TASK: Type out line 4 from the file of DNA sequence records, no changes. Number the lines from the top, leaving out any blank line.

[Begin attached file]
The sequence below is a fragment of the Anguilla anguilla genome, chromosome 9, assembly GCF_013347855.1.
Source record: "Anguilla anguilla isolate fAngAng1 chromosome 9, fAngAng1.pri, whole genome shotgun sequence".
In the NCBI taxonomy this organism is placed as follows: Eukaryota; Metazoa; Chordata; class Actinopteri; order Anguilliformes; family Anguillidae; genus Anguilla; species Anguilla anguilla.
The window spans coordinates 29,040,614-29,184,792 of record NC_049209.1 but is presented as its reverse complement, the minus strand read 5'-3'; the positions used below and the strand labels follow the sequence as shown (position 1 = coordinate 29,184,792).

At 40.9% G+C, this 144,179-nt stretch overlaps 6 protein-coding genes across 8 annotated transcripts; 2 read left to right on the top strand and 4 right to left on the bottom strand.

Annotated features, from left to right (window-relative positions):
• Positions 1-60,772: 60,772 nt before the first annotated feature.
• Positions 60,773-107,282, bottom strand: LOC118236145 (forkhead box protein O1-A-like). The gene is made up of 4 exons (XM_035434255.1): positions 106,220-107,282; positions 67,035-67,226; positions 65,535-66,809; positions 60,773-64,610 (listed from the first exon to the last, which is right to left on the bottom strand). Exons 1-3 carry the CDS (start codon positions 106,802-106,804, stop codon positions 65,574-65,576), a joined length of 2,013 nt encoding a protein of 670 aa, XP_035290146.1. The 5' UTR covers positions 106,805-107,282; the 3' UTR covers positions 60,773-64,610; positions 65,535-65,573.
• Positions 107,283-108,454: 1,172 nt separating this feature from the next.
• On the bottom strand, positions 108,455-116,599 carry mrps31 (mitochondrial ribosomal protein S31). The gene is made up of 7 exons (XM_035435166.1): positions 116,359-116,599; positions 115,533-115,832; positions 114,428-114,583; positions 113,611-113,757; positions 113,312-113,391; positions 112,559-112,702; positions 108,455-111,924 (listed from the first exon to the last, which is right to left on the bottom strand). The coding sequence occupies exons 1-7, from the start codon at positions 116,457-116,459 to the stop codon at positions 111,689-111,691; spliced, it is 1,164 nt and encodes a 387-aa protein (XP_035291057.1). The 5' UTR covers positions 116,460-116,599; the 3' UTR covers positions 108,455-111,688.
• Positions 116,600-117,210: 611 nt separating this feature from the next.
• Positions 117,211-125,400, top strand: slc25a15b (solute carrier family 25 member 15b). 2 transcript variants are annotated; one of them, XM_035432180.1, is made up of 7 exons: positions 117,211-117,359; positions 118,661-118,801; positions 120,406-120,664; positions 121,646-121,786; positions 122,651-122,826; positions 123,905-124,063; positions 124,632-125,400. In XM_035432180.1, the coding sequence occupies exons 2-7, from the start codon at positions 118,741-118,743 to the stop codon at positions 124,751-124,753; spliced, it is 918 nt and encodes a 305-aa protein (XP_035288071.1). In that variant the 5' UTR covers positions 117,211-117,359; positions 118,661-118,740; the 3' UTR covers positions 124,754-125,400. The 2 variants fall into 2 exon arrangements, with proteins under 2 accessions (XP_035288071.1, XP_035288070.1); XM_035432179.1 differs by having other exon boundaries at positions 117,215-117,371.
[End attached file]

The window spans coordinates 29,040,614-29,184,792 of record NC_049209.1 but is presented as its reverse complement, the minus strand read 5'-3'; the positions used below and the strand labels follow the sequence as shown (position 1 = coordinate 29,184,792).